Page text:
Illusion Cake Showstopper Challenge

I AM OBSESSED with the Great British Bake-Off and Season 5 just started on Netflix in the US! (For those in the UK, it’s Series 8.) Happy to see Paul Hollywood is back and curious to see how new hosts Noel Fielding and Sandi Toksvig, and new judge Prue Leith get on the rest of the season. They’re ok so far, but I do miss Mel, Sue and Mary Berry.

The Season’s start was also the perfect push for me to start this blog. So for the next 10 weeks, I’m going to take on the #GBBObakealong! I’ll pick one of the challenges per week and have a go at it in my kitchen.

Show started off with cake week. Thinking I should start off with a bang, I picked the Showstopper Challenge, which was to create an illusion cake. Luckily, it was my husband’s boss birthday so I was able gift the cake to his office! Because he works for a seeds and plants brokerage, I decided to make a succulents tray.

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Succulents tray illusion cake made with chocolate cake covered with fondant.

Lucky for me, I had four-day weekend so I was able to split up the construction. Friday night I went to work on the cake. I used an oil-based chocolate cake, which once I started construction, probably wasn’t the best idea. If I make something like this again, I would use my butter-based recipe to get a tighter crumb/more dense cake to hold up all the weight. That said, the cake was super moist and flavorful (recipe at the end of post).

So Friday night, I make two 9 x 13-inch cake sheets and froze them. To make sure they didn’t dry out, I wrapped both cakes with two layers of cling film after they cooled, then put them in dark-colored grocery bags. I left them in the freezer until Sunday night when I started construction.

On Saturday, I used my vanilla Swiss merengue buttercream (recipe in future post) to pipe succulents. I chose vanilla because I needed to make four different colors of buttercream — green, teal, purple and pink. I used a star tip to make the tiny cacti, petal piping tip to make the more floral-looking succulents, the leaf tip to make the one on the far left and tips 2 and 12 to create the tube succulents and add dots on the cacti.

I piped them on individual squares of parchment paper and bunged them in the freezer. I stored the buttercream I didn’t color in the fridge in an airtight tupperware.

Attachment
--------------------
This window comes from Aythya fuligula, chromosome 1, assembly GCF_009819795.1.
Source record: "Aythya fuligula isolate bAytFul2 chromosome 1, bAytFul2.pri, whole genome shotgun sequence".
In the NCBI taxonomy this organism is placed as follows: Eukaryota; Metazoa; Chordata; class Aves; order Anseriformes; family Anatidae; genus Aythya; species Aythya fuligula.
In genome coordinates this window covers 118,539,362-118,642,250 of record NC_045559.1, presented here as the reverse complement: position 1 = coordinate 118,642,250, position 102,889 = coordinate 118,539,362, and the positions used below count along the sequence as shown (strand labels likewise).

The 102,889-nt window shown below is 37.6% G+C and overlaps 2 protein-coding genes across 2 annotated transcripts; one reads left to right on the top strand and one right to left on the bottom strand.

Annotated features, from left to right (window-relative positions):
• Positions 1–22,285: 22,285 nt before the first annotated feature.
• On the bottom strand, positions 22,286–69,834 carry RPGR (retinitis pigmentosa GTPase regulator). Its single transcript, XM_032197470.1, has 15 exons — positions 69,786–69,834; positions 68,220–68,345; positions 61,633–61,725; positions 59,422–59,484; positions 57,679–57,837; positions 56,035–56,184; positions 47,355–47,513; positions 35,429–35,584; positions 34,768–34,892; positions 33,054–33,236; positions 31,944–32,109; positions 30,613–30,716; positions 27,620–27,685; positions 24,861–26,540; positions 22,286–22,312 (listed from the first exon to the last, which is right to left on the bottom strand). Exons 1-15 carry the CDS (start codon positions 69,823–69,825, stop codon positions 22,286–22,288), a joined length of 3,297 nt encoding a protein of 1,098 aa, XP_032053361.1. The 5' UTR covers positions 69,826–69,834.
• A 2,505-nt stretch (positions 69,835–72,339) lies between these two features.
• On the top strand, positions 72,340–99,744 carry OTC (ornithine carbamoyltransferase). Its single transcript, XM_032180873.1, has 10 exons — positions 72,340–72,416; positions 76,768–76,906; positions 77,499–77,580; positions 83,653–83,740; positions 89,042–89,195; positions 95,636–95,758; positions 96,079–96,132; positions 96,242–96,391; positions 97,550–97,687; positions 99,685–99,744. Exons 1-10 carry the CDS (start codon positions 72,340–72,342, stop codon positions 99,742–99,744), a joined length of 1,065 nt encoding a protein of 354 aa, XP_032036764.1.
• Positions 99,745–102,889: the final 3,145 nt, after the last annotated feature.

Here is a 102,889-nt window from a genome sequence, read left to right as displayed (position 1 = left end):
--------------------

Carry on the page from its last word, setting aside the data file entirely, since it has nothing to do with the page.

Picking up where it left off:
img_2982To put the cake together on Sunday, I let the cakes thaw a bit on the counter for half an hour before cutting and shaping them. I’ve found it’s easier to slice and shape a cake when it’s cold.

I made two layers out of one of the cakes and filled them with chocolate mousse (recipe in a later post) and slices of fresh strawberries. I then shaped the other cake with raised squares where the wells for the succulents would be. I added another layer of mousse to the two already layered and stacked the shaped cake on top of those. I crumb coated the whole thing and put in fridge for 20 minutes. While waiting, I rolled out the fondant. I just used black and relied on the succulents to bring color to the cake.

I covered the cake Sunday night but I didn’t cut out the wells until Tuesday morning, shortly before it was getting served. To store until then, I covered the whole cake in cling film and put in two paper grocery bags facing each other so that the cake was completely sealed in the fridge. #Ishould’vetakenapicture

I used the crumb that I dug out to create “dirt” and added small, white candy pearls to look like fertilizer for that extra touch of authenticity.

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Chocolate Cake Recipe

  • 2 cups all-purpose flour
  • 2 cups granulated sugar
  • 3/4 cup Hershey’s Special Dark cocoa powder sifted
  • 2 tsp baking soda
  • 1 tsp baking powder
  • 1 tsp salt
  • 1/2 cup vegetable oil
  • 1 cup buttermilk room temperature
  • 1 cup hot coffee
  • 2 large eggs room temperature
  • 2 tsp vanilla
  • butter for greasing

Tools

  • 1 large and 1 medium bowl
  • Hand mixer
  • 9 x 13 Pyrex dish
  • Fork or small whish
  • Cake tester, skewer or toothpick
  • Small spatula for scraping batter
  • Sifter

Tips

  • I used a class Pyrex pan to make the cake. If using a metal pan, bake at 350 deg. F. The metal pan heats up quickly but doesn’t stay as hot as a glass pan so you’ll want to knock the temperature up by 25 deg. F. Here’s a good explainer from Chowhound.
  • You can use hot water instead of coffee if you don’t want that bitter flavor. However, you still need to use hot water in order to bloom the cocoa powder.
  • If you don’t have use for a whole container of buttermilk, I usually just make it at home (like I did for this recipe). Add 1 tbs of acid (lemon juice or white vinegar are my go-tos) to 8 oz whole or 2% milk and let sit for 5 – 10 minutes.
  • When tempering the egg mixture, I like to slowly stream in the coffee on the side of the bowl as I whisk. I usually do this in 2 – 3 batches.

Steps

  1. Preheat oven to 325 deg. F. Grease a 9 x 13 Pyrex dish and dust with cocoa powder. Line bottoms with parchment paper.
  2. Place all dry ingredients into a large bowl and stir with a fork or small whisk to combine.
  3. In a medium bowl whisk together all wet ingredients save the coffee. Temper the egg mixture by slowly pouring in the coffee so you don’t cook the eggs.
  4. Add wet ingredients to dry and mix with a hand mixer on medium for 2 – 3 minutes.
  5. Pour into the pan.
  6. Bake for 35 – 45 minutes. Be sure to check on the cake at the 35-minute mark using a cake tester, skewer or toothpick. They should come out clean if cake is done.

Author: Jorina Fontelera

I love eating carbs, feeding people and watching the Great British Bake Off (aka in the US, the Great British Baking Show). I'll be chronicling my attempts at all the challenges per GBBO season.

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